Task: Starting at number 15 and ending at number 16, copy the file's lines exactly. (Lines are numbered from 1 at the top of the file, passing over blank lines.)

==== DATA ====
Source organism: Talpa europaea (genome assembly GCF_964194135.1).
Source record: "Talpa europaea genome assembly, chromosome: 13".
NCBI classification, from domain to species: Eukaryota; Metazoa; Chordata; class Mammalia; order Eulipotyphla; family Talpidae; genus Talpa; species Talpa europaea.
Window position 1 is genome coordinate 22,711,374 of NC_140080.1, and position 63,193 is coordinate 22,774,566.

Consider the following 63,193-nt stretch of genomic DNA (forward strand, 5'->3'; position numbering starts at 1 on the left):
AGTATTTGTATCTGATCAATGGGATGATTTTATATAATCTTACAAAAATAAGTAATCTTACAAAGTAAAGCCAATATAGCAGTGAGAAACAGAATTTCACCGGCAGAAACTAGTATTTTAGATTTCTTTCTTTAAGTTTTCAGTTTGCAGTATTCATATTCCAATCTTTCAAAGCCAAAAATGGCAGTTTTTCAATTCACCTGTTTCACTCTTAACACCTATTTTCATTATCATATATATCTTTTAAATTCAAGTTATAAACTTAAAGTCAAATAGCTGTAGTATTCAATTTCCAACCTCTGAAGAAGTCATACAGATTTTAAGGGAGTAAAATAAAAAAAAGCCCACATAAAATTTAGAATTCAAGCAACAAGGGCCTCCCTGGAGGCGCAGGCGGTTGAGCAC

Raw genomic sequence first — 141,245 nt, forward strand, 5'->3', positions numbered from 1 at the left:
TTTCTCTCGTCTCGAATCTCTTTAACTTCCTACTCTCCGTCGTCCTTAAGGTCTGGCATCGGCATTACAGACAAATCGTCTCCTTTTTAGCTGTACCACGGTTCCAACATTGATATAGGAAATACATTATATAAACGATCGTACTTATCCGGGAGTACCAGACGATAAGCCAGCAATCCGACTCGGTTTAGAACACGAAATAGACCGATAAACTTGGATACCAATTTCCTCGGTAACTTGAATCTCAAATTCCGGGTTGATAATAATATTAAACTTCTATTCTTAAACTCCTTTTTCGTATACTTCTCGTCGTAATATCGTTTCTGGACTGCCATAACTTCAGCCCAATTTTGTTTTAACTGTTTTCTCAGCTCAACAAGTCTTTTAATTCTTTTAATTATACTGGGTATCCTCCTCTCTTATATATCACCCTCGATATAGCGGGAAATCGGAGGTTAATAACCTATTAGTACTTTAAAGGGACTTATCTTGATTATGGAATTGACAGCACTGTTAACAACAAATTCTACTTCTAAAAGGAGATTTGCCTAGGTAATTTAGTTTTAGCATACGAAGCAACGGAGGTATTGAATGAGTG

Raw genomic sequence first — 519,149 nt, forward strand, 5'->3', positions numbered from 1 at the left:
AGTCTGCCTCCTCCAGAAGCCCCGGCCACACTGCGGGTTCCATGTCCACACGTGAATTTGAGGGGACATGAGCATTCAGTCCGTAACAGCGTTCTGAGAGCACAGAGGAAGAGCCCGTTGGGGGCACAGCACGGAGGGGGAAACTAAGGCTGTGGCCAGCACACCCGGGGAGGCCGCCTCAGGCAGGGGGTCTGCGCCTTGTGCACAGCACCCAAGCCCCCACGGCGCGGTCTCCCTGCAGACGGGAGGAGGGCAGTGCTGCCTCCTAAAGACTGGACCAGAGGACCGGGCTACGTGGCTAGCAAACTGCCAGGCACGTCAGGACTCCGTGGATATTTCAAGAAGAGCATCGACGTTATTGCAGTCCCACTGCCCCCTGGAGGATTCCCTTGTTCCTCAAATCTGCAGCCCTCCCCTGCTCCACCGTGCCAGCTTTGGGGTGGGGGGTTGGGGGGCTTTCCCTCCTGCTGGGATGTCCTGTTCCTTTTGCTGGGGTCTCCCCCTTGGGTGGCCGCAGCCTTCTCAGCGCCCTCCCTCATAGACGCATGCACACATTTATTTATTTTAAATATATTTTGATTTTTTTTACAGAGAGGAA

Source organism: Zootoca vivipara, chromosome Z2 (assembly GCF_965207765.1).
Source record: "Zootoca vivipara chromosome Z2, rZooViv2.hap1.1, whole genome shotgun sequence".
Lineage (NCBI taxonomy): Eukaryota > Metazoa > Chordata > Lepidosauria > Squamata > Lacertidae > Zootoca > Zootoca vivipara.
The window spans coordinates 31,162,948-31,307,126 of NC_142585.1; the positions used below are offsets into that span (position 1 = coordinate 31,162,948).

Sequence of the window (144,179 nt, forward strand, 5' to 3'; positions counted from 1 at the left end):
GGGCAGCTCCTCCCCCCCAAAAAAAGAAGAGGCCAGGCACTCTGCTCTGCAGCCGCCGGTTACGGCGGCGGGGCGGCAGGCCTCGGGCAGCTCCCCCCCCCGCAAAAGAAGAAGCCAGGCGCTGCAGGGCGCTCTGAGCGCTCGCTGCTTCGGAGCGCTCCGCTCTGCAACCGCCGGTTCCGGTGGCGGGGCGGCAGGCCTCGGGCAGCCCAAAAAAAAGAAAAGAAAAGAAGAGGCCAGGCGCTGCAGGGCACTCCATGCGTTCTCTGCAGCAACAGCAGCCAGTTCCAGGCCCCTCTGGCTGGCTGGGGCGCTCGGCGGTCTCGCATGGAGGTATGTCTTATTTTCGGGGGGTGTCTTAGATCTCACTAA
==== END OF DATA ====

Sequence of the window (144,179 nt, forward strand, 5' to 3'; positions counted from 1 at the left end):
GGGCAGCTCCTCCCCCCCAAAAAAAGAAGAGGCCAGGCACTCTGCTCTGCAGCCGCCGGTTACGGCGGCGGGGCGGCAGGCCTCGGGCAGCTCCCCCCCCCGCAAAAGAAGAAGCCAGGCGCTGCAGGGCGCTCTGAGCGCTCGCTGCTTCGGAGCGCTCCGCTCTGCAACCGCCGGTTCCGGTGGCGGGGCGGCAGGCCTCGGGCAGCCCAAAAAAAAGAAAAGAAAAGAAGAGGCCAGGCGCTGCAGGGCACTCCATGCGTTCTCTGCAGCAACAGCAGCCAGTTCCAGGCCCCTCTGGCTGGCTGGGGCGCTCGGCGGTCTCGCATGGAGGTATGTCTTATTTTCGGGGGGTGTCTTAGATCTCACTAA